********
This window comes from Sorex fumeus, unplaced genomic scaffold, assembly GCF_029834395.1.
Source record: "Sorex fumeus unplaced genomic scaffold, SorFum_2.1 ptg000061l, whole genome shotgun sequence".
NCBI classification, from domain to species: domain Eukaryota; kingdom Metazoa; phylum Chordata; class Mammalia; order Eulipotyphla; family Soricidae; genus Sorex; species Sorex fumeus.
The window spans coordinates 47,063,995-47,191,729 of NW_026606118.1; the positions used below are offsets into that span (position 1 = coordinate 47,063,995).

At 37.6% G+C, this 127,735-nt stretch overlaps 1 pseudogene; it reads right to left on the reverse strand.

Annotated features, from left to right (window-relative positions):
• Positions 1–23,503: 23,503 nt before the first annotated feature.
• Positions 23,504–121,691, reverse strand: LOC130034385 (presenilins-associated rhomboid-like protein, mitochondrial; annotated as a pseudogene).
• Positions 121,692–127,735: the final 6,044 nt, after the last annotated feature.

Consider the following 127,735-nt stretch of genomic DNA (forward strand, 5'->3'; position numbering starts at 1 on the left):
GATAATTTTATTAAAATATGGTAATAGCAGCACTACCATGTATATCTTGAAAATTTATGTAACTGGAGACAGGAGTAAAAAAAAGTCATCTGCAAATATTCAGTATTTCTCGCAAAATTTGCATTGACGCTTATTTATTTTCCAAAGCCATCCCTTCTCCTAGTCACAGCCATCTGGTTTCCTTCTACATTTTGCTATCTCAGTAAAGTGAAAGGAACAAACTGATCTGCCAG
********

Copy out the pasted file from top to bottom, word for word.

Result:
This window comes from Sorex fumeus, unplaced genomic scaffold, assembly GCF_029834395.1.
Source record: "Sorex fumeus unplaced genomic scaffold, SorFum_2.1 ptg000061l, whole genome shotgun sequence".
NCBI classification, from domain to species: domain Eukaryota; kingdom Metazoa; phylum Chordata; class Mammalia; order Eulipotyphla; family Soricidae; genus Sorex; species Sorex fumeus.
The window spans coordinates 47,063,995-47,191,729 of NW_026606118.1; the positions used below are offsets into that span (position 1 = coordinate 47,063,995).

At 37.6% G+C, this 127,735-nt stretch overlaps 1 pseudogene; it reads right to left on the reverse strand.

Annotated features, from left to right (window-relative positions):
• Positions 1–23,503: 23,503 nt before the first annotated feature.
• Positions 23,504–121,691, reverse strand: LOC130034385 (presenilins-associated rhomboid-like protein, mitochondrial; annotated as a pseudogene).
• Positions 121,692–127,735: the final 6,044 nt, after the last annotated feature.

Consider the following 127,735-nt stretch of genomic DNA (forward strand, 5'->3'; position numbering starts at 1 on the left):
GATAATTTTATTAAAATATGGTAATAGCAGCACTACCATGTATATCTTGAAAATTTATGTAACTGGAGACAGGAGTAAAAAAAAGTCATCTGCAAATATTCAGTATTTCTCGCAAAATTTGCATTGACGCTTATTTATTTTCCAAAGCCATCCCTTCTCCTAGTCACAGCCATCTGGTTTCCTTCTACATTTTGCTATCTCAGTAAAGTGAAAGGAACAAACTGATCTGCCAG